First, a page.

- Crea­ture Fea­ture: Tree Boas - Three of a Com­mon Kind

Costa Rica has three species, and no, they're not ven­omous, but yes, they bite.

Howler Magazine - - Contents - By Vern Veer

Three species of tree boa are com­mon through­out many ar­eas of Costa Rica: gar­den, an­nu­lated and black-tailed. As their name in­di­cates, all three types of tree boa are char­ac­ter­ized by their ar­bo­real ex­is­tence. They are very ef­fi­cient con­stric­tors, prey­ing on lizards and small mam­mals while hunt­ing in the trees at night. They also breed and give birth to their live young in their ar­bo­real habi­tats.

Tree boas also have in com­mon a highly ag­gres­sive na­ture. They will not hes­i­tate to in­flict a painful and deep bite wound with their long teeth. None of them, how­ever, are ven­omous, so the bites will nor­mally heal with a lit­tle care and some top­i­cal an­ti­sep­tic.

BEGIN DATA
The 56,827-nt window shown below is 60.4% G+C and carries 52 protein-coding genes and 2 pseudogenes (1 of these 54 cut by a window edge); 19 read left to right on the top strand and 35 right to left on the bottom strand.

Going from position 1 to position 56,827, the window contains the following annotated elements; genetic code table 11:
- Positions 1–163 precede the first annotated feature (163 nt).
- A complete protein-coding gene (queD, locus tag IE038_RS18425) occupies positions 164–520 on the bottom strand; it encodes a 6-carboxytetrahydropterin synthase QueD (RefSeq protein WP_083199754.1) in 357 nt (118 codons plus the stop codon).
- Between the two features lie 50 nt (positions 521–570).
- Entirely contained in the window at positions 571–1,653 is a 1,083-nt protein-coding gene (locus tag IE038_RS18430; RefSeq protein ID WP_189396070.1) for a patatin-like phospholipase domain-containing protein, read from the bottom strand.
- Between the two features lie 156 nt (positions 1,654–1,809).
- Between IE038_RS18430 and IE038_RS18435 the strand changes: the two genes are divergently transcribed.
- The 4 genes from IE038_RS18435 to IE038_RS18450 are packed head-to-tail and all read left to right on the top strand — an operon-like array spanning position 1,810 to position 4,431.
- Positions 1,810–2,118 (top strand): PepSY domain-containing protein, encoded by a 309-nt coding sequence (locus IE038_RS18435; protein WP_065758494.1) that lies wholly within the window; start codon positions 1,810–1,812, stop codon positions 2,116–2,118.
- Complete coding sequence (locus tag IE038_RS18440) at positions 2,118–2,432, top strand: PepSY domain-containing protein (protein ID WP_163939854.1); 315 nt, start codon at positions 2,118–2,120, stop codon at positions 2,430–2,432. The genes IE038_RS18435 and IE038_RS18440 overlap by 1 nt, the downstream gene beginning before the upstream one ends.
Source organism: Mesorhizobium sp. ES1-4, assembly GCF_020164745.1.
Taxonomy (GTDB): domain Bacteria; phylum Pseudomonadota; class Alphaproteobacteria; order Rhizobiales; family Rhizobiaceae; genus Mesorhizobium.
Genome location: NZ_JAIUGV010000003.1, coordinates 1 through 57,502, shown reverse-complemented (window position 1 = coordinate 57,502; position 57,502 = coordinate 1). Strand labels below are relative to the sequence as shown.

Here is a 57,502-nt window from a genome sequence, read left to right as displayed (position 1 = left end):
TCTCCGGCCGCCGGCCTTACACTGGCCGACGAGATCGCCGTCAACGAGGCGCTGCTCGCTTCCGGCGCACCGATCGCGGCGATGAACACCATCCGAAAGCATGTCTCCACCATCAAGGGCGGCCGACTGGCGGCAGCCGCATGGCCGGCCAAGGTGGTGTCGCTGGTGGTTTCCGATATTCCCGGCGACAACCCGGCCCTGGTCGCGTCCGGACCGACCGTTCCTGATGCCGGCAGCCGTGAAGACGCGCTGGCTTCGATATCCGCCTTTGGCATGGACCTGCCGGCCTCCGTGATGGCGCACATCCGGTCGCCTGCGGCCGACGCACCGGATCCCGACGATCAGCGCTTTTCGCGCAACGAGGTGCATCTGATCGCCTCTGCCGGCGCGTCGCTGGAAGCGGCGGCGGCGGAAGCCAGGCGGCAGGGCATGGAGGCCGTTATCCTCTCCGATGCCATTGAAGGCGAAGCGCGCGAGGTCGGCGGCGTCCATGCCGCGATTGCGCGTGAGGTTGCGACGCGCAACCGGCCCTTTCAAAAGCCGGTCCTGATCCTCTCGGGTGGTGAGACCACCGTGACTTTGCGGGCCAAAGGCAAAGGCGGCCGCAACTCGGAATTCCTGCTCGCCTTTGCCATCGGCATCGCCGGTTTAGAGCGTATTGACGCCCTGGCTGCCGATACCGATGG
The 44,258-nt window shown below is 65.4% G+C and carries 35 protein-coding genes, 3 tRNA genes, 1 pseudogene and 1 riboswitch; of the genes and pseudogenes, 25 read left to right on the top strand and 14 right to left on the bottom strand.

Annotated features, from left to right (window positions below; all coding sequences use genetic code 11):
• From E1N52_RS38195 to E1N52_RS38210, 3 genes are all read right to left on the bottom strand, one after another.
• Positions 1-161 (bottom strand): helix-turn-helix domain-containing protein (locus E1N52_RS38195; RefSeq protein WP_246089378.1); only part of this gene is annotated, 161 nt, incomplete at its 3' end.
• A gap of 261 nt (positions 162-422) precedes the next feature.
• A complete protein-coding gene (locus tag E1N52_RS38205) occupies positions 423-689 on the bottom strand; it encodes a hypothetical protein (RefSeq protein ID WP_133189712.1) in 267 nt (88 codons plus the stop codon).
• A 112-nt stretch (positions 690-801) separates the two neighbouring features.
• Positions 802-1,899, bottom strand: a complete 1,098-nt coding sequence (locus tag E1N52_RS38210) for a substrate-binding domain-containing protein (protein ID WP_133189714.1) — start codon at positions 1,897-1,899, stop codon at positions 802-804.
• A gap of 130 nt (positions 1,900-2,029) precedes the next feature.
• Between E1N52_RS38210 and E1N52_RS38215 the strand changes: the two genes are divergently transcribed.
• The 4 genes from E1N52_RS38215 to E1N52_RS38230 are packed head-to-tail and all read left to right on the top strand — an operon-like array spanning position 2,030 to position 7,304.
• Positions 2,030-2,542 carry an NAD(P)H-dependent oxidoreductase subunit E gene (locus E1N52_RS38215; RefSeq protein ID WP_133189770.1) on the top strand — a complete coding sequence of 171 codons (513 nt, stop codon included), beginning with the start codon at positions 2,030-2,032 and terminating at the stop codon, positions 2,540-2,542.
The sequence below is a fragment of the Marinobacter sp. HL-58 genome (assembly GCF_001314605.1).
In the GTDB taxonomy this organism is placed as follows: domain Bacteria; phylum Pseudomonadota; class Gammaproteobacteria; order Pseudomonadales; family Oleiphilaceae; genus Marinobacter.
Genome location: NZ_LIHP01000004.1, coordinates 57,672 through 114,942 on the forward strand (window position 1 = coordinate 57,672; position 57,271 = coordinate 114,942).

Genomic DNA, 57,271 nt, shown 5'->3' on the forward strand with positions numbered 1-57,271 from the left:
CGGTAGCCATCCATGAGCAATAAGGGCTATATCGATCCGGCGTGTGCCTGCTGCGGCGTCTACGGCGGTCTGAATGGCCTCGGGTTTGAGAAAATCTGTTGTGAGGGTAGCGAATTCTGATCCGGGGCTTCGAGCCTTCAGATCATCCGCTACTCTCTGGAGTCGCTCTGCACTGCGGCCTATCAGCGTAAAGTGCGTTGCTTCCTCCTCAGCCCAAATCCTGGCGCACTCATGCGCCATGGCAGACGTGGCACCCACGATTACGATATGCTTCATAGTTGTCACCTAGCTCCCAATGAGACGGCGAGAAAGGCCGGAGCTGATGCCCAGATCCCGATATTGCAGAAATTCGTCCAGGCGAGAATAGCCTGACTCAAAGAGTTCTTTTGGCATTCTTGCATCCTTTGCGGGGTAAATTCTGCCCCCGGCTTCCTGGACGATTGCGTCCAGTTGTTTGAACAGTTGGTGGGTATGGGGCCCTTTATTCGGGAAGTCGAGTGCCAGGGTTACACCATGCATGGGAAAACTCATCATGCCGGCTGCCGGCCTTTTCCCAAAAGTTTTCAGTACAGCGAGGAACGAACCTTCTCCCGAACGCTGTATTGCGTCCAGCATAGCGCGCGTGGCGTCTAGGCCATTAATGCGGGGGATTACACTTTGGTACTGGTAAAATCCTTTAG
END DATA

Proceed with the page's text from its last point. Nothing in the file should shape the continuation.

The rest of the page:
All three species are best ob­served at night by shin­ing a light into the trees and bushes and look­ing for eye shine.

The gar­den tree boa oc­curs in many dif­fer­ent color phases and pat­terns, from grays and browns to vi­brant yel­lows, reds and or­anges.

The an­nu­lated tree boa oc­curs in two com­mon color phases of red or gray, with vary­ing in­ten­si­ties of each.

The black-tailed tree boa is nor­mally only bronze and black, with a dis­tinct pat­tern and a shiny black tail.

Adult tree boas av­er­age five to six feet in length, with the black-tailed tree boa be­ing the long­est and heav­i­est. The an­nu­lated tree boa can be dis­tin­guished from the gar­den tree boa by its heav­ier body and chunkier, broader head.

Gar­den tree boa

Black-tailed tree boa

An­nu­lated tree boa

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